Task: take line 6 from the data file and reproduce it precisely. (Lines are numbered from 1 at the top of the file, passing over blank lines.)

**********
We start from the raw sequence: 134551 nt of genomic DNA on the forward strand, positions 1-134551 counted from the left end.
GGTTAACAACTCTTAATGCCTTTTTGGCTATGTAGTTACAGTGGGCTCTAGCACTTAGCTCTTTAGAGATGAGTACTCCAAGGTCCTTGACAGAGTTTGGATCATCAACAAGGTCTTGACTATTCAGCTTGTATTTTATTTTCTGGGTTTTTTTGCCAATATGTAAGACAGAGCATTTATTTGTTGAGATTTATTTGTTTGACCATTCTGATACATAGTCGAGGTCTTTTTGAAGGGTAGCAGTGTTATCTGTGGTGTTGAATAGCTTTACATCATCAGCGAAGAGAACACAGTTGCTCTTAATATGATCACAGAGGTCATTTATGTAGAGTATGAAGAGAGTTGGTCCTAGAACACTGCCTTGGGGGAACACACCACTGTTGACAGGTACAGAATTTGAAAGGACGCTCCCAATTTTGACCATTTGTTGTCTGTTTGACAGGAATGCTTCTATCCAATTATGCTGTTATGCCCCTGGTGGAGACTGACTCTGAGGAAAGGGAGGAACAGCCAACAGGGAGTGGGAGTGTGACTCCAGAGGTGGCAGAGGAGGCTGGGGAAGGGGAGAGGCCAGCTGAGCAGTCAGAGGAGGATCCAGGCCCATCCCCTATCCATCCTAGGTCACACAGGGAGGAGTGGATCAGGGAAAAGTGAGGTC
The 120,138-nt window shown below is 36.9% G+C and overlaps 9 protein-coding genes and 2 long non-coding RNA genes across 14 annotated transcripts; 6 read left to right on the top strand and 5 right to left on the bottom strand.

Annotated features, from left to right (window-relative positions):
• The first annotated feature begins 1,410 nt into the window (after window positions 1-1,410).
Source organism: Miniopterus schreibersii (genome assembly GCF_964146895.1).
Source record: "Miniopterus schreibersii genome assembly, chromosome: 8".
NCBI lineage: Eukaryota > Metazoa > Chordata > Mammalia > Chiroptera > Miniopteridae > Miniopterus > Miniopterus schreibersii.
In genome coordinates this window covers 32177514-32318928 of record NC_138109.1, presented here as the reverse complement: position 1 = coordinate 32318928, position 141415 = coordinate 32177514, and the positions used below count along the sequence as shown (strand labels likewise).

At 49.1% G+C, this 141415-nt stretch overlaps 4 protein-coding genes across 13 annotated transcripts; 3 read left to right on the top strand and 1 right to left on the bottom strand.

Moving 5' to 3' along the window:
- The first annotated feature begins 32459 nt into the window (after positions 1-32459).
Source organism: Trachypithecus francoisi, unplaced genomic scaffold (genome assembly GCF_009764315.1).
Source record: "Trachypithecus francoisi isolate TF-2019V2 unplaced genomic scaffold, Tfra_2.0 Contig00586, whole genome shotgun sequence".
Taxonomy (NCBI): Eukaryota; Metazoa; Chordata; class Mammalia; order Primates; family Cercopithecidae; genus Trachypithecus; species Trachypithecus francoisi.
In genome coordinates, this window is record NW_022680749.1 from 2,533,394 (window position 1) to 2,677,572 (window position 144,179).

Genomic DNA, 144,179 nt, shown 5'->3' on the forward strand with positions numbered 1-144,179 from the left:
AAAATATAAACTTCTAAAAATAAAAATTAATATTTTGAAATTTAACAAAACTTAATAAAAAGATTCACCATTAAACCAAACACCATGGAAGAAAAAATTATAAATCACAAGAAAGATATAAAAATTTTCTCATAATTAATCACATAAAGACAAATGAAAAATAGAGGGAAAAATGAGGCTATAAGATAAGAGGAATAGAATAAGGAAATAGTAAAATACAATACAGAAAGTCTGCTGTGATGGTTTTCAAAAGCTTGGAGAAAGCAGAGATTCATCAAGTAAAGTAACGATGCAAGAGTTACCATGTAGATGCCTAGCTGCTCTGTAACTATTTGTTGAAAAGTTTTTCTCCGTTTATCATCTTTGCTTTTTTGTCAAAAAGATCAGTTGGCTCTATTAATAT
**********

Source organism: Miniopterus schreibersii (genome assembly GCF_964146895.1).